What's the payoff on all that secrecy and un-documentation? When we introduced Code Signing in 10.5, the innards of SecTrustedApplication were pretty much ripped out and replaced. Yet the officially documented behavior (above) remained intact, while imprudent assumptions ("SecTrustedApplications have a path that points to the application on disk") were true in 10.4 and earlier but may now fail.

Lastly in the technical questions, I noticed that SecKeychainCopyAccess returns "not implemented" on Tiger... I haven't tried on Leopard. It rings a bell, this error, but I can't remember why... so I just want to check: is it indeed not implemented on Tiger, or am I misusing it somehow?

It is indeed unimplemented (through 10.5), because we don't actually *use* ACLs on keychains (as opposed to keychain *items*) for anything. We store them at the CSSM layer, but nobody pays any attention to them. So currently, you'd have to use CSSM calls to handle them (but there's no reason to).


Now, some behavioural questions... nearly done, promise.. ;) ... so, getting back to the use case I opened with, what I'd like to know is two things:

a) how to add an internet password with an arbitrary app (not the caller) in the trusted accessor list. I presume you can provide any ACLs you like in the initial SecAccessRef you can pass to SecKeychainItemCreateFromContent? However, SecKeychainAddInternetPassword has no parameter for this, and I'm presuming that the default access it uses doesn't have the calling app in the "Changing Access" ACL, so trying to then modify the access would prompt the user, correct? If so, I guess it's necessary to use SecKeychainItemCreateFromContent instead, then?

Entirely correct, except that the default ACL created (if you don't specify your own) does give access (only) to the creating application. (Keychain Access intentionally does not use the default and doesn't give itself access for items it creates.)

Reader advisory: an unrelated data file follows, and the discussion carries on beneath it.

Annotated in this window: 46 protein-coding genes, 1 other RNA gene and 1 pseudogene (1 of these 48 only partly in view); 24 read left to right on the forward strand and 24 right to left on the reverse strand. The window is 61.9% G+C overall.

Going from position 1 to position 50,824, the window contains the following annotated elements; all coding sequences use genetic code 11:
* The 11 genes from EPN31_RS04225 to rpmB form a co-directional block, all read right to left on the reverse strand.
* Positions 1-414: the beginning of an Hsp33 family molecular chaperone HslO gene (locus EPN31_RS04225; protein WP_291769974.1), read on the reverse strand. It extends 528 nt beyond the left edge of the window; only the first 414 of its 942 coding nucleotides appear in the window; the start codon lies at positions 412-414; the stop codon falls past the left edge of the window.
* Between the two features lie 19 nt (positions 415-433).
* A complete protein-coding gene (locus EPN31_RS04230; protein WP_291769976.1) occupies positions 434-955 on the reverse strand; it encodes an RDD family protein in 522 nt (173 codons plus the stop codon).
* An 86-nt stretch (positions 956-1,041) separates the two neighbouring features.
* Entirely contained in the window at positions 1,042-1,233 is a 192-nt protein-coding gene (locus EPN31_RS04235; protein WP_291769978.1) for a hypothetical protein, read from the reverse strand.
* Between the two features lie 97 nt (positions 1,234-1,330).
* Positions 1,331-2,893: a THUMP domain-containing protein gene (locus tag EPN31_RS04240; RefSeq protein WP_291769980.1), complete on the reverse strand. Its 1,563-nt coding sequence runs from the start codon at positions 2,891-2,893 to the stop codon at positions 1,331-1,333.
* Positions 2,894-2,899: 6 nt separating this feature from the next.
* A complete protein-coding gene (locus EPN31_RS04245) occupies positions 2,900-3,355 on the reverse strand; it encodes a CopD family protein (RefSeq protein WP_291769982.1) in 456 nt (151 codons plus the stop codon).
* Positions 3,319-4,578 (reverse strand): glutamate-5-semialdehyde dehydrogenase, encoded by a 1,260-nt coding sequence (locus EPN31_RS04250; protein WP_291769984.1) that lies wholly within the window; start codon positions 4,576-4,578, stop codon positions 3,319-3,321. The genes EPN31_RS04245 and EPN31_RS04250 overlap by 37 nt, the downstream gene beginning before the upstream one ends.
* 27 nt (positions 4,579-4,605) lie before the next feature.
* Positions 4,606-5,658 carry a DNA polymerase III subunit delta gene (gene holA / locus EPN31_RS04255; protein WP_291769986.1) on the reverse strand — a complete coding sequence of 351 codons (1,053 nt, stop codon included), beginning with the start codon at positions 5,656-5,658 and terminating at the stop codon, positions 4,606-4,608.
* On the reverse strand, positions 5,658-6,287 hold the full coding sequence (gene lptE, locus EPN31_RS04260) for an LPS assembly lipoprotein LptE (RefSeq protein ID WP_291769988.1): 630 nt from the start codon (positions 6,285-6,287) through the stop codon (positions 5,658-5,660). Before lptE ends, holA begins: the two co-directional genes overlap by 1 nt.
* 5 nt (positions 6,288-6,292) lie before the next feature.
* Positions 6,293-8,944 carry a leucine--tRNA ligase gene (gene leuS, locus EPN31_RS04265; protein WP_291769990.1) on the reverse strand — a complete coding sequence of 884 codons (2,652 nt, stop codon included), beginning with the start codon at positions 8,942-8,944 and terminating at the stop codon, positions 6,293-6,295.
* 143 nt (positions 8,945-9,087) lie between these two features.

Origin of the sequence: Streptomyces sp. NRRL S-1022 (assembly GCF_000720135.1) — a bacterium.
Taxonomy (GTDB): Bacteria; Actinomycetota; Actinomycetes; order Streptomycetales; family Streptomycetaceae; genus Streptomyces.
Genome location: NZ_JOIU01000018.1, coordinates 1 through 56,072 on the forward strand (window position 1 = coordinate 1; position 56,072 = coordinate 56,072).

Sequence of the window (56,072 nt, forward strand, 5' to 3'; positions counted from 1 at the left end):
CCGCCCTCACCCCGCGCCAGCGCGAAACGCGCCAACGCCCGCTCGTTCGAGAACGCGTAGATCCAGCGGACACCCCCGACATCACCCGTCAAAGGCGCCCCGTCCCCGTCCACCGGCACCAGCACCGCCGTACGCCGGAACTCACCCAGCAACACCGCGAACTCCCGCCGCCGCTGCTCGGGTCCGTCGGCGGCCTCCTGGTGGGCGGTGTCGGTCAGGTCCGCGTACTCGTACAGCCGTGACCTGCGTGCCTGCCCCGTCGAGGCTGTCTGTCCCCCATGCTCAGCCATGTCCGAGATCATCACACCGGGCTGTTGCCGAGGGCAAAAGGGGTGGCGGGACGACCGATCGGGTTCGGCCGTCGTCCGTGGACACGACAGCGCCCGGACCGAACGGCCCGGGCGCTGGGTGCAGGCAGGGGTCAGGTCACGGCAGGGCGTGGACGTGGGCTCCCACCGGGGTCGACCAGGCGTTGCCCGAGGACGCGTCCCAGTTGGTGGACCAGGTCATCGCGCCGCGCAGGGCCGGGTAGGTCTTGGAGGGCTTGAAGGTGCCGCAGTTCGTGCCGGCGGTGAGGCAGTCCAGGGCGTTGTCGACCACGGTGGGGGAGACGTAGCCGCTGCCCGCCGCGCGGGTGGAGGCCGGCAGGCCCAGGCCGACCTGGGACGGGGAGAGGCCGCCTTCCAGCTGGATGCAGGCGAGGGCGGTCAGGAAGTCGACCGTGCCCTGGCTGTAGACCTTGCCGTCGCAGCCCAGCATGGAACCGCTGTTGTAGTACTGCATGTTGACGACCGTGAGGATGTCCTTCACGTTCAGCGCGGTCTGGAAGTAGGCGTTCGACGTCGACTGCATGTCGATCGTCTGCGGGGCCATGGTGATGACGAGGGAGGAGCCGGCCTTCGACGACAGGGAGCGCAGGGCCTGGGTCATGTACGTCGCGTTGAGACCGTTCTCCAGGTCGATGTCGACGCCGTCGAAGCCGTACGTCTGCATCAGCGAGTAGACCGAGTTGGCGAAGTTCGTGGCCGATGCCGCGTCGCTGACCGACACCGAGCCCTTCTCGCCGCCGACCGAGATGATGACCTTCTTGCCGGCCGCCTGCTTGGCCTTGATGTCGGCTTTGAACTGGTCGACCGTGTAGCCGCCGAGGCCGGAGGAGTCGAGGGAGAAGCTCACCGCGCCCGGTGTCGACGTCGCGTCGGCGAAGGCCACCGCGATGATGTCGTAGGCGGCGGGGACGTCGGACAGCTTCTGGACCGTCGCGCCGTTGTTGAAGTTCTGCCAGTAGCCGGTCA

b) given an arbitrary password, if I try to add my app to its ACL for password access, the user will be prompted to allow this modification, won't they? And this will happen for each item... is there any way to effectively batch these up into a single prompt of the user (or perhaps even no user prompting; provide a password programmatically)?

There is not. The keychain machinery contains no mechanism for bypassing the ACL check, and the default ACL says "ask the user before allowing editing an ACL." You can certainly create items whose change- ACL ACL allows more liberal modification, but there is (intentionally) no way to bypass an ACL of an item that doesn't allow you access. (No, not even as root.)


There is one trick: there is no ACL protection against deleting or creating keychain items. If you can read the item without dialogs (i.e. your application is on the decrypt ACL), you can read it, delete it, and recreate it with a different ACL. That allows an old, authorized application to add newer ones to the list in a crunch. On Leopard and beyond, application groups are a better way to do that. Of course, this won't work (well, will put up a dialog) if you're not authorized to read the item.

Cheers
-- perry
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References: 
 >ACL configuration policy and interpretation (From: Wade Tregaskis <email@hidden>)